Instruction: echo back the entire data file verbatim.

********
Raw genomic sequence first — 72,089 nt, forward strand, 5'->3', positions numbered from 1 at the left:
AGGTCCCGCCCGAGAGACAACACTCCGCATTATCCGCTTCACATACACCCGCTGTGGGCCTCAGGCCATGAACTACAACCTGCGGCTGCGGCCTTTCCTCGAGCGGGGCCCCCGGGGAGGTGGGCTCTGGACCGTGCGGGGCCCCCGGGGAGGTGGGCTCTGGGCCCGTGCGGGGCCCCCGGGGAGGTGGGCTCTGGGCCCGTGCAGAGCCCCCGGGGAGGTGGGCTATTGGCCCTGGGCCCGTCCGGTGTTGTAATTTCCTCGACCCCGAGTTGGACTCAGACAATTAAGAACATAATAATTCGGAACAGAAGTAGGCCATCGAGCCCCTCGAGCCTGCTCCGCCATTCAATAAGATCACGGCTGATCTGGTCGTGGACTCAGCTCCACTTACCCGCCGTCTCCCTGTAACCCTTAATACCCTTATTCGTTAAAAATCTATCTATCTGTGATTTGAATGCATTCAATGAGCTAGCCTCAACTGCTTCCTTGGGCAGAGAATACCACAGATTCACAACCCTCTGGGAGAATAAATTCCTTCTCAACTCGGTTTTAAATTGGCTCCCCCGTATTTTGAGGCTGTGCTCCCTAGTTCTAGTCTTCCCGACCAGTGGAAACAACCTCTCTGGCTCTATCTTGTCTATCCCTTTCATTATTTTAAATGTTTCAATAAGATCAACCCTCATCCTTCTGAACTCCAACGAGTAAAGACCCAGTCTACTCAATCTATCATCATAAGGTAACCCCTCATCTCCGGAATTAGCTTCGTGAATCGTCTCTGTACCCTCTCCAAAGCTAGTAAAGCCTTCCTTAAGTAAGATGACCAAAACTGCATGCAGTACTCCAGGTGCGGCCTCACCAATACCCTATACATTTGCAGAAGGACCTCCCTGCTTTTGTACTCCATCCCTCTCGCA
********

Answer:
Raw genomic sequence first — 72,089 nt, forward strand, 5'->3', positions numbered from 1 at the left:
AGGTCCCGCCCGAGAGACAACACTCCGCATTATCCGCTTCACATACACCCGCTGTGGGCCTCAGGCCATGAACTACAACCTGCGGCTGCGGCCTTTCCTCGAGCGGGGCCCCCGGGGAGGTGGGCTCTGGACCGTGCGGGGCCCCCGGGGAGGTGGGCTCTGGGCCCGTGCGGGGCCCCCGGGGAGGTGGGCTCTGGGCCCGTGCAGAGCCCCCGGGGAGGTGGGCTATTGGCCCTGGGCCCGTCCGGTGTTGTAATTTCCTCGACCCCGAGTTGGACTCAGACAATTAAGAACATAATAATTCGGAACAGAAGTAGGCCATCGAGCCCCTCGAGCCTGCTCCGCCATTCAATAAGATCACGGCTGATCTGGTCGTGGACTCAGCTCCACTTACCCGCCGTCTCCCTGTAACCCTTAATACCCTTATTCGTTAAAAATCTATCTATCTGTGATTTGAATGCATTCAATGAGCTAGCCTCAACTGCTTCCTTGGGCAGAGAATACCACAGATTCACAACCCTCTGGGAGAATAAATTCCTTCTCAACTCGGTTTTAAATTGGCTCCCCCGTATTTTGAGGCTGTGCTCCCTAGTTCTAGTCTTCCCGACCAGTGGAAACAACCTCTCTGGCTCTATCTTGTCTATCCCTTTCATTATTTTAAATGTTTCAATAAGATCAACCCTCATCCTTCTGAACTCCAACGAGTAAAGACCCAGTCTACTCAATCTATCATCATAAGGTAACCCCTCATCTCCGGAATTAGCTTCGTGAATCGTCTCTGTACCCTCTCCAAAGCTAGTAAAGCCTTCCTTAAGTAAGATGACCAAAACTGCATGCAGTACTCCAGGTGCGGCCTCACCAATACCCTATACATTTGCAGAAGGACCTCCCTGCTTTTGTACTCCATCCCTCTCGCA